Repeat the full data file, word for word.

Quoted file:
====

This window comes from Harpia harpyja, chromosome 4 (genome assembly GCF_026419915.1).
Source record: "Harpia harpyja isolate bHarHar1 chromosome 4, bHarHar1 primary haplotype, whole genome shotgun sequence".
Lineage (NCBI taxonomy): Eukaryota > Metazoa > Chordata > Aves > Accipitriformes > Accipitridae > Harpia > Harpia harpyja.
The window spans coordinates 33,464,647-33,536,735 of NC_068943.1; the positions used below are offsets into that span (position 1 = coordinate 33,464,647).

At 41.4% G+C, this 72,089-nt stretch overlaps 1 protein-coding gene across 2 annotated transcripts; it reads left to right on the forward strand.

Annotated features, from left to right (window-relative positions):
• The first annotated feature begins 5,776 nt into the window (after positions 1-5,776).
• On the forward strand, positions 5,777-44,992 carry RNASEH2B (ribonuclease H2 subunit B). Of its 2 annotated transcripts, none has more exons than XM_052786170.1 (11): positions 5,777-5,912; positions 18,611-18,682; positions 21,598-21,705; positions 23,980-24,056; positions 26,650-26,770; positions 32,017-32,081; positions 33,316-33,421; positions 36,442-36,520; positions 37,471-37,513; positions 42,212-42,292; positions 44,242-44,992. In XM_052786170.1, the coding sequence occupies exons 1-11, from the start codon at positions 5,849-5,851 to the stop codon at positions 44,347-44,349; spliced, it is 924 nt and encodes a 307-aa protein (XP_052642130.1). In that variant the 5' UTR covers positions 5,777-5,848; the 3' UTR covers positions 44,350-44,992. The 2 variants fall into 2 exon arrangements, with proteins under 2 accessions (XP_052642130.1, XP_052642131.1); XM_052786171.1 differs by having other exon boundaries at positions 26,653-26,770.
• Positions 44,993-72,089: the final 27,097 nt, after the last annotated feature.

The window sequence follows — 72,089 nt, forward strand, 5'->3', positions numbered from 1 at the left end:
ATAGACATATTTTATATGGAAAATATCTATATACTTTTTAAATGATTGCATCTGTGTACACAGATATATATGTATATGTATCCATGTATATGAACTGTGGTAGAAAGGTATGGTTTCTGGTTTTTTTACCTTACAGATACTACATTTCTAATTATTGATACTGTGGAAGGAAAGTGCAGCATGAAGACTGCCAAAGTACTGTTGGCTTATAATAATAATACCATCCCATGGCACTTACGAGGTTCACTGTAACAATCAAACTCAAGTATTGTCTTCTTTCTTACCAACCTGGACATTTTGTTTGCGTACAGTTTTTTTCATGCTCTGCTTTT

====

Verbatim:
This window comes from Harpia harpyja, chromosome 4 (genome assembly GCF_026419915.1).
Source record: "Harpia harpyja isolate bHarHar1 chromosome 4, bHarHar1 primary haplotype, whole genome shotgun sequence".
Lineage (NCBI taxonomy): Eukaryota > Metazoa > Chordata > Aves > Accipitriformes > Accipitridae > Harpia > Harpia harpyja.
The window spans coordinates 33,464,647-33,536,735 of NC_068943.1; the positions used below are offsets into that span (position 1 = coordinate 33,464,647).

At 41.4% G+C, this 72,089-nt stretch overlaps 1 protein-coding gene across 2 annotated transcripts; it reads left to right on the forward strand.

Annotated features, from left to right (window-relative positions):
• The first annotated feature begins 5,776 nt into the window (after positions 1-5,776).
• On the forward strand, positions 5,777-44,992 carry RNASEH2B (ribonuclease H2 subunit B). Of its 2 annotated transcripts, none has more exons than XM_052786170.1 (11): positions 5,777-5,912; positions 18,611-18,682; positions 21,598-21,705; positions 23,980-24,056; positions 26,650-26,770; positions 32,017-32,081; positions 33,316-33,421; positions 36,442-36,520; positions 37,471-37,513; positions 42,212-42,292; positions 44,242-44,992. In XM_052786170.1, the coding sequence occupies exons 1-11, from the start codon at positions 5,849-5,851 to the stop codon at positions 44,347-44,349; spliced, it is 924 nt and encodes a 307-aa protein (XP_052642130.1). In that variant the 5' UTR covers positions 5,777-5,848; the 3' UTR covers positions 44,350-44,992. The 2 variants fall into 2 exon arrangements, with proteins under 2 accessions (XP_052642130.1, XP_052642131.1); XM_052786171.1 differs by having other exon boundaries at positions 26,653-26,770.
• Positions 44,993-72,089: the final 27,097 nt, after the last annotated feature.

The window sequence follows — 72,089 nt, forward strand, 5'->3', positions numbered from 1 at the left end:
ATAGACATATTTTATATGGAAAATATCTATATACTTTTTAAATGATTGCATCTGTGTACACAGATATATATGTATATGTATCCATGTATATGAACTGTGGTAGAAAGGTATGGTTTCTGGTTTTTTTACCTTACAGATACTACATTTCTAATTATTGATACTGTGGAAGGAAAGTGCAGCATGAAGACTGCCAAAGTACTGTTGGCTTATAATAATAATACCATCCCATGGCACTTACGAGGTTCACTGTAACAATCAAACTCAAGTATTGTCTTCTTTCTTACCAACCTGGACATTTTGTTTGCGTACAGTTTTTTTCATGCTCTGCTTTT